Life insurance is that most versatile of investment vehicles, a low-risk product that works for clients in just about any wealth category and life stage. Historically, it has been a key component in many a well-executed estate plan, and it continues to be one of the most relevant, secure options available. However, with last year's renewed estate tax exemption, agents must continue to adjust their scope and sales pitch when it comes to offering this time-honored solution.
How will this market change over the short- and long-term? Which financial planning dilemmas is it best suited to solve? Brian Titus, advanced marketing attorney at Saybrus Partners, a Hartford, Conn.-based wealth management firm, weighs in on how to get the most out of the product in 2011 and beyond.
ASJ: What makes life insurance an effective wealth transfer vehicle?
BT: For one, after death, its benefits are immediate. Second, and even more important, it pays a benefit that is generally income tax-free to the beneficiary and can usually be made estate tax-free if necessary. Thus, the policy's internal rate of return on its premiums is pretty attractive. And, in today's economic environment, a third reason why life insurance is so effective in this context is that its benefits are not necessarily correlated to any market conditions. When death benefits are paid, for example, the current status of the stock market is not a factor.
ASJ: How have recent estate tax regulations impacted or changed the need for life insurance in a well-rounded estate plan?
BT: The recent temporary increase in the estate tax exemption means that fewer people will be impacted by tax regulations. Not too long ago, a married couple with combined assets of $5 million would have been facing a $1.5 million federal estate tax liability. For deaths in 2011 and 2012, that same couple has no federal estate tax liability. Of course, the question looming over all of this is the future of the estate tax exemption, which is slated to return to $1 million in 2013. Count me among those who think it will remain at current levels for the foreseeable future.
If the exemption remains at $5 or even $3.5 million, estate owners will look to life insurance as a strategy to deal with other, non-estate tax-related financial goals and challenges. These challenges include business succession planning, leveraging unneeded IRAs and deferred annuities and using life insurance as a supplemental retirement income vehicle, among others.
ASJ: Do you expect this market to change in the next five years? If so, how?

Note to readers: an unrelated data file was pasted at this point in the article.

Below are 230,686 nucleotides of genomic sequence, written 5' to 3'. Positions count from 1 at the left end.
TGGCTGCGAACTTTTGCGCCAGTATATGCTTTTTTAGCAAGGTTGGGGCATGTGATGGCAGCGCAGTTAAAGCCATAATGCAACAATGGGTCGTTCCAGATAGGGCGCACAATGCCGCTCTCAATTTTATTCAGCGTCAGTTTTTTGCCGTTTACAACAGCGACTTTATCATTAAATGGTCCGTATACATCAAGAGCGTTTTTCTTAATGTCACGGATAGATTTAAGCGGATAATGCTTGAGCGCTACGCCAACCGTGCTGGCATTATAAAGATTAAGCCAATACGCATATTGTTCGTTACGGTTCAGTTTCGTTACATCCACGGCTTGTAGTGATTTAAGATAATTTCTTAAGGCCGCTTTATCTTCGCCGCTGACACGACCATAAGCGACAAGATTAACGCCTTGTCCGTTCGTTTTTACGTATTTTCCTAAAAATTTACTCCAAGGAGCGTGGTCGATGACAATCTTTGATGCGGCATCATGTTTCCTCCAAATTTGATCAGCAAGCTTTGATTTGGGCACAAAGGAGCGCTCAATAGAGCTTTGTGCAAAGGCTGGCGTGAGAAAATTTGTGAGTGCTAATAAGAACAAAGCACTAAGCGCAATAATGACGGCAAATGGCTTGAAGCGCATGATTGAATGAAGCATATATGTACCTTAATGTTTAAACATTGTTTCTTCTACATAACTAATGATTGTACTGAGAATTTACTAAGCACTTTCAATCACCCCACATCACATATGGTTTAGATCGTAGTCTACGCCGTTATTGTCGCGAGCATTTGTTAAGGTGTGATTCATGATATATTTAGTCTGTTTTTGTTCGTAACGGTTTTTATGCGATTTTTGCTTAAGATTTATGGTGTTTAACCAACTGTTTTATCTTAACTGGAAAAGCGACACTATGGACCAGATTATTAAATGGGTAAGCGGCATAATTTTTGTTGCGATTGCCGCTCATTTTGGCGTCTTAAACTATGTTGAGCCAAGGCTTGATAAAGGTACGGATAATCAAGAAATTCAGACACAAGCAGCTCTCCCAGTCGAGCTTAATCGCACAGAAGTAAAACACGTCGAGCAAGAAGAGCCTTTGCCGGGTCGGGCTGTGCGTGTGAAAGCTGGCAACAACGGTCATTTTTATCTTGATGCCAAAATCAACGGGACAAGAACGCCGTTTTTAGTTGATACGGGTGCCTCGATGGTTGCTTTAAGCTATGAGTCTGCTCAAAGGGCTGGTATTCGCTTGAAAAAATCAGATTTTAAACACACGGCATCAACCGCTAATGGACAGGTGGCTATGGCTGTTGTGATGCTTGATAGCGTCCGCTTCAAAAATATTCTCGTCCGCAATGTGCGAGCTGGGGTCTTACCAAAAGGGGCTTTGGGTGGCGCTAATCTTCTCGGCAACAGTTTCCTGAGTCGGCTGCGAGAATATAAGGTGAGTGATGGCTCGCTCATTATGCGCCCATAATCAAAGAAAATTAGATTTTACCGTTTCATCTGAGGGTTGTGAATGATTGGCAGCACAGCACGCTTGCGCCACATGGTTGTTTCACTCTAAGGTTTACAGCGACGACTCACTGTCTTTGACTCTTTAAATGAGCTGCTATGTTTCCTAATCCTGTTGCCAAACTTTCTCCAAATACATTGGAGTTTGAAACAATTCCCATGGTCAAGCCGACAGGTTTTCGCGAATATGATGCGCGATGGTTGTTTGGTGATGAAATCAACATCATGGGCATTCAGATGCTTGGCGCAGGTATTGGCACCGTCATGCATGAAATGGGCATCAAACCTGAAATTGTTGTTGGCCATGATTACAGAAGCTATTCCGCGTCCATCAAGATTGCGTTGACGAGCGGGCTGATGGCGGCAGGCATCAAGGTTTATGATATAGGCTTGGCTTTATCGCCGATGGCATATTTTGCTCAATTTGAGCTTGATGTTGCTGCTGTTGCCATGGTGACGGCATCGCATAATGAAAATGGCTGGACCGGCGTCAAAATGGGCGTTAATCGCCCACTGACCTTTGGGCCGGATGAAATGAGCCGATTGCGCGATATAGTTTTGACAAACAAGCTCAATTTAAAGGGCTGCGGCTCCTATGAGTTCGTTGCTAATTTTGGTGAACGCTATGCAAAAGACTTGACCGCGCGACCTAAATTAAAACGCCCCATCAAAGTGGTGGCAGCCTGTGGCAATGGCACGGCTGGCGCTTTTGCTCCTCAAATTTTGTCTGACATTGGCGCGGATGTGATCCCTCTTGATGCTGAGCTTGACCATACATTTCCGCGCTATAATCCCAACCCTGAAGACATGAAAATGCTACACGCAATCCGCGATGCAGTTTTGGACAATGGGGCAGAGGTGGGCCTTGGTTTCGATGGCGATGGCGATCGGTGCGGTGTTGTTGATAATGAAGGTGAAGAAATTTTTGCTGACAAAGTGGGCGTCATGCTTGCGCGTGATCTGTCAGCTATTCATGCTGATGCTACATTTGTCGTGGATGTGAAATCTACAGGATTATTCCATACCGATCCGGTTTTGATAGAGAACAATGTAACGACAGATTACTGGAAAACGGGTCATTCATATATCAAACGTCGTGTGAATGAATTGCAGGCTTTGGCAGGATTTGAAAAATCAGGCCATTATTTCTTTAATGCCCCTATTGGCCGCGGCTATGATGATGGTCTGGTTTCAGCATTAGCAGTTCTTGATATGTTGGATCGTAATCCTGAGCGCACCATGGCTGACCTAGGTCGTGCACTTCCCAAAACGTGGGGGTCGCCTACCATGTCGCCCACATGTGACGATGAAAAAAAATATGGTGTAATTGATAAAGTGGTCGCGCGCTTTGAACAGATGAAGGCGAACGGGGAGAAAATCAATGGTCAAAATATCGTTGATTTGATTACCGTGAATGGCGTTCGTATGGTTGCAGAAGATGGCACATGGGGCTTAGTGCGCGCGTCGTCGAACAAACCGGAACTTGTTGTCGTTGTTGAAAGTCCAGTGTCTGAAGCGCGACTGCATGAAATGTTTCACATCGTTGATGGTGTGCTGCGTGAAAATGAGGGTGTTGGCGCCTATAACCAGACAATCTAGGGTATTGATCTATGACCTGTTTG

BT: I do think there will be significant market uncertainty and even volatility for the foreseeable future. Nevertheless, I think that federal estate and gift tax exemptions will remain at relatively high levels.
As the federal budget shrinks, federal grants to the states will also likely shrink, putting more financial pressure on state budgets. As a result, I think that state inheritance taxes will probably stay in place and even return in states that have eliminated them. Many states are required to balance their budgets, and state inheritance taxes will probably be an inviting source of revenue in the future. For this reason, estate owners will have to keep an eye on this issue. I think it is more likely that income tax rates will rise in the near future and that life insurance as a supplemental retirement income vehicle could play an increasingly important role in that regard.
ASJ: Is life insurance equally suited for clients with all levels of wealth?
BT: The quick answer is yes. If the federal estate tax exemption amount stays at the $5 million level or close to it, then certainly fewer estate owners will have to worry about federal estate taxes. I see no reason why the high-net-worth estate owner will not continue to look to life insurance to provide the liquidity needed to pay future estate taxes, even if the amount needed is less.
Even for those who will not have to worry about federal estate taxes, there are other non-estate-tax-related financial issues for which life insurance can be a solution. Again, using life insurance as a supplemental retirement income vehicle could be quite attractive in an environment of rising income tax rates.
ASJ: What is the No. 1 question you hear from clients about incorporating life insurance into their estate plan? How do you answer it?
BT: Probably the most comon question these days is, "Why do I need life insurance if I have no estate tax issue?" I answer this question in a couple of different ways. First, the financial adviser and the client should have a discussion about the future of federal and state estate taxes. The client may not have an issue today, but may have one in the future.
If the client and adviser agree that there is no federal estate tax issue, then the adviser should discuss other financial planning issues that might use life insurance as part of an overall strategy.
Nichole Morford is the managing editor of the Agent's Sales Journal. She can be reached at firstname.lastname@example.org.